Dr. Todd Blackledge
My lab uses spider silks as a model system to explore how evolutionary processes interact across the biological hierarchy. We especially focus on the coevolution of behaviors and biomaterials in the function of spider webs. Silks are externally expressed proteins with incredible material properties that play essential roles in the survival of spiders. The biomechanical function of silk threads in webs, lifelines, and protective egg sacs are all closely tied to the molecular structures of their constituent proteins. The spider silk system provides an ideal opportunity to explore evolutionary interactions between silk genes, protein structure, biomechanical performance, and ecological function during the 400 million year history of this biological super-material. We also investigate how the exceptional material properties of spiders silks can be utilized in biomimetic applications ranging from synthetic muscles to new types of glues.
2000 Ph.D. Department of Entomology, advisor: John W. Wenzel, thesis “Stabilimenta in spider webs: Predator-prey conflict and sensory drive”, The Ohio State University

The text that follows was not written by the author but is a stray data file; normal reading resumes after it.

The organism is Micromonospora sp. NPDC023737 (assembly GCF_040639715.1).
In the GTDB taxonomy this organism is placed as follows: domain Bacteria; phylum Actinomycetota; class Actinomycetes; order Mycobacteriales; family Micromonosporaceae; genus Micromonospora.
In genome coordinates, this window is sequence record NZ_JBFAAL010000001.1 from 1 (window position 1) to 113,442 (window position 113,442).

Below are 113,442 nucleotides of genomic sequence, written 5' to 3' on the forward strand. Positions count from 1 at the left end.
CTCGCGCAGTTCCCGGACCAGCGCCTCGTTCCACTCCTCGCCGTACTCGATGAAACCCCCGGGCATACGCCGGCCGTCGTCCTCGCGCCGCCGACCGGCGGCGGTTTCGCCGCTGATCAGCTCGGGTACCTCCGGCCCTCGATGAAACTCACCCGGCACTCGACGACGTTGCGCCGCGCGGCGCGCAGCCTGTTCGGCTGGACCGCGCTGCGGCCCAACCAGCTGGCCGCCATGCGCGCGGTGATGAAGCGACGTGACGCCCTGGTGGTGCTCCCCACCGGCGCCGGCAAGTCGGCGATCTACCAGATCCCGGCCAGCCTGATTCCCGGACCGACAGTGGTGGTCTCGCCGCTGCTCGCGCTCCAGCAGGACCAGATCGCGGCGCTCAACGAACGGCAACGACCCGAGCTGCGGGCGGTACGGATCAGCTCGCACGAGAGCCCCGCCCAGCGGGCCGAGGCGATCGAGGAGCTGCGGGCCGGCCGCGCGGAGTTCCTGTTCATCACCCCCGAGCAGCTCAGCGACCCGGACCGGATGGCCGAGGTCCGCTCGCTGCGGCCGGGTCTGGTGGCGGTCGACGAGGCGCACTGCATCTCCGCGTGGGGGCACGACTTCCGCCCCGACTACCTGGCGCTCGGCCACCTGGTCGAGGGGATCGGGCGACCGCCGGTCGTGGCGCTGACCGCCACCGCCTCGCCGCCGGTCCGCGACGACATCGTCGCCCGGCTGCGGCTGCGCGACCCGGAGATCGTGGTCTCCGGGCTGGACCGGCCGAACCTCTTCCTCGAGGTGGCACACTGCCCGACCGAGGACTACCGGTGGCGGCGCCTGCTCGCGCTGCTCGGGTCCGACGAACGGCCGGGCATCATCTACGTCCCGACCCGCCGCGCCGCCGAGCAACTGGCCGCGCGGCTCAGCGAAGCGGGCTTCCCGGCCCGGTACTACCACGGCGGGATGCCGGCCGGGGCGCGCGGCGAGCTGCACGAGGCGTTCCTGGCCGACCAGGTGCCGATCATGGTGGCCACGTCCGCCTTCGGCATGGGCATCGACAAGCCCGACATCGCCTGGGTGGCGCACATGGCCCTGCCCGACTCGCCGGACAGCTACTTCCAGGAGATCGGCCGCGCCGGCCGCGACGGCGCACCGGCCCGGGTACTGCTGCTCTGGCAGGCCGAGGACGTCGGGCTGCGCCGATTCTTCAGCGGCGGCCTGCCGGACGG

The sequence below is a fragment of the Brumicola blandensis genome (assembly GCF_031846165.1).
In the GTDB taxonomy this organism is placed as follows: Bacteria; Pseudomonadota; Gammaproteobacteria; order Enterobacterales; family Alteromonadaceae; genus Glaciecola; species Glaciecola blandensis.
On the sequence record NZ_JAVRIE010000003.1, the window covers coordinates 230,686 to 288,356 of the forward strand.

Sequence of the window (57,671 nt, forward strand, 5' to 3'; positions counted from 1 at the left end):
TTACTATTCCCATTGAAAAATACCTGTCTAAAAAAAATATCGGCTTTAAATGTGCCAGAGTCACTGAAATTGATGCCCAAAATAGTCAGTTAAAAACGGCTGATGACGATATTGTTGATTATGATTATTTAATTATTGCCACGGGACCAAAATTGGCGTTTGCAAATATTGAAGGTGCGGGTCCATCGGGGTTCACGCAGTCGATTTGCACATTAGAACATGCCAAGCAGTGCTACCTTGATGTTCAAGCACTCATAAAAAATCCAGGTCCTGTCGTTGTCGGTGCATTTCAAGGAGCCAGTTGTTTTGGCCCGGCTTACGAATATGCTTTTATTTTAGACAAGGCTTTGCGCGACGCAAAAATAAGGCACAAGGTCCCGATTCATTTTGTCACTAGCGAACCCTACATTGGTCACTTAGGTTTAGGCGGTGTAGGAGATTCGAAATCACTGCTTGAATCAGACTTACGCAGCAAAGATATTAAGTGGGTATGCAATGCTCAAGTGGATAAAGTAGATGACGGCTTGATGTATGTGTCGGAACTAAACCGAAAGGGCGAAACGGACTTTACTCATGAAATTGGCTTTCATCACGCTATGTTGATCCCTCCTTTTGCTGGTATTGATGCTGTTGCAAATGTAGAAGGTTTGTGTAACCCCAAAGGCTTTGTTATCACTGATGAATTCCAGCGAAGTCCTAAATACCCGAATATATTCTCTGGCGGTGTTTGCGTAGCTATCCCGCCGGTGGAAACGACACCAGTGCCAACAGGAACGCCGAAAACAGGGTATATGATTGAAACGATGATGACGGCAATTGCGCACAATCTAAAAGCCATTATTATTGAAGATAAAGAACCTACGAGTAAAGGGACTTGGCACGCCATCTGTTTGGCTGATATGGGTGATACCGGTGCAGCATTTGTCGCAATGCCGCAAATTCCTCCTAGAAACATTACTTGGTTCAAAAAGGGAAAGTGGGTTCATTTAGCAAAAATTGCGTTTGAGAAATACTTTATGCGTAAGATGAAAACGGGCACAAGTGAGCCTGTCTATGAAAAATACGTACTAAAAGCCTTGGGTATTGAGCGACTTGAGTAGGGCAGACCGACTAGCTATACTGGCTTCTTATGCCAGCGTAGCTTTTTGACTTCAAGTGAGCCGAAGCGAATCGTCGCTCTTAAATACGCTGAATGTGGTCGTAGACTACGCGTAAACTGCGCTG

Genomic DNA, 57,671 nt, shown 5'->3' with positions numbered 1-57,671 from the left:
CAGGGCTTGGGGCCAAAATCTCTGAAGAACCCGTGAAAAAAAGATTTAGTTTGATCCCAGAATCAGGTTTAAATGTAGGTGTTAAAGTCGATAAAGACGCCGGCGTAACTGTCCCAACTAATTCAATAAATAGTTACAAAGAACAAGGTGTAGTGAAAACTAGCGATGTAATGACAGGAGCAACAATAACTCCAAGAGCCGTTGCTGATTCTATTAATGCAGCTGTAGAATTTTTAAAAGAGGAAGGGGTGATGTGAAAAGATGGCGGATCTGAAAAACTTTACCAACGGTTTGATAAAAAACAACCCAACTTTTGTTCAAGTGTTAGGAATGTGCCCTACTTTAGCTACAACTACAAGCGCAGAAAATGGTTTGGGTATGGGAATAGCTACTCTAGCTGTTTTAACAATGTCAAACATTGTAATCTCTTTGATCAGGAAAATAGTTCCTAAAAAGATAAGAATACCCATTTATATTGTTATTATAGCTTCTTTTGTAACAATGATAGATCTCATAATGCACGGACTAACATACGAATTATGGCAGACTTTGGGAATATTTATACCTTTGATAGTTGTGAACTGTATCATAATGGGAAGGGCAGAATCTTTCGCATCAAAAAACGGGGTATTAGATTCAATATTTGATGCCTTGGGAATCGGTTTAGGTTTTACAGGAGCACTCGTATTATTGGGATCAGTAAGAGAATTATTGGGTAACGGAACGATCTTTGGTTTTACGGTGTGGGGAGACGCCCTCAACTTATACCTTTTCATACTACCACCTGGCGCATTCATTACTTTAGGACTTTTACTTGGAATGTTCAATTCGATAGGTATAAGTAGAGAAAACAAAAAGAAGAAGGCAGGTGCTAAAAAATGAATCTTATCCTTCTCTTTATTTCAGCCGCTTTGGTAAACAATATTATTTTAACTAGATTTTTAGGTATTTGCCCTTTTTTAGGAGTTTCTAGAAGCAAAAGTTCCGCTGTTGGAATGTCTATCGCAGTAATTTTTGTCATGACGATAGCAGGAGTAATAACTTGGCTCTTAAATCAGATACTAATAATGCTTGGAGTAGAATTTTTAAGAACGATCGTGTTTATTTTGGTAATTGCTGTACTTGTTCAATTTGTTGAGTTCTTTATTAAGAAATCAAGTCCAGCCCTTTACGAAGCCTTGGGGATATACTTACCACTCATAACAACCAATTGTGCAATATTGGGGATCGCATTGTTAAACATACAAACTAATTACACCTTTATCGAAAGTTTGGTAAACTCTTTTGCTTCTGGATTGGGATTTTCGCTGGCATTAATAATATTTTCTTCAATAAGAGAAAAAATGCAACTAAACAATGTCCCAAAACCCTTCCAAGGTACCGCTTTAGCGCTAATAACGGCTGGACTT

1994 B.S. Biology, The George Washington University, magna cum laude
* graduate student coauthor, ** undergraduate coauthor
Hsiung B-K.*, Shawkey M.D. & Blackledge T.A. 2015. Blue reflectance in tarantulas is evolutionarily conserved despite nanostructural diversity. Science Advances. In press.
Madurga R.*, Blackledge T.A., Perea B., Plaza G.R., Riekel C., Burghammer M., Elices M., Guinea G. & Perez-Rigueiro J. 2015. Persistence and variation in microstructural design during the evolution of dragline silk. Scientific Reports (Nature publishing) 5:14820.
Jain D.*, Zhang C.*, Cool L.R., Blackledge T.A., Wesdemiotis C., Miyoshi T. & Dhinojwala A. 2015 Composition and function of spider glues maintained during the evolution of cobwebs. Biomacromolecules. DOI: 10.1021/acs.biomac.5b01040
Amarpuri G*, Chaurasai V**, Jain D*, Blackledge TA & Dhinojwala A. 2015. Ubiquitous distribution of salts and proteins in spider glue enhances spider silk adhesion. Scientific Reports. 5: 9030.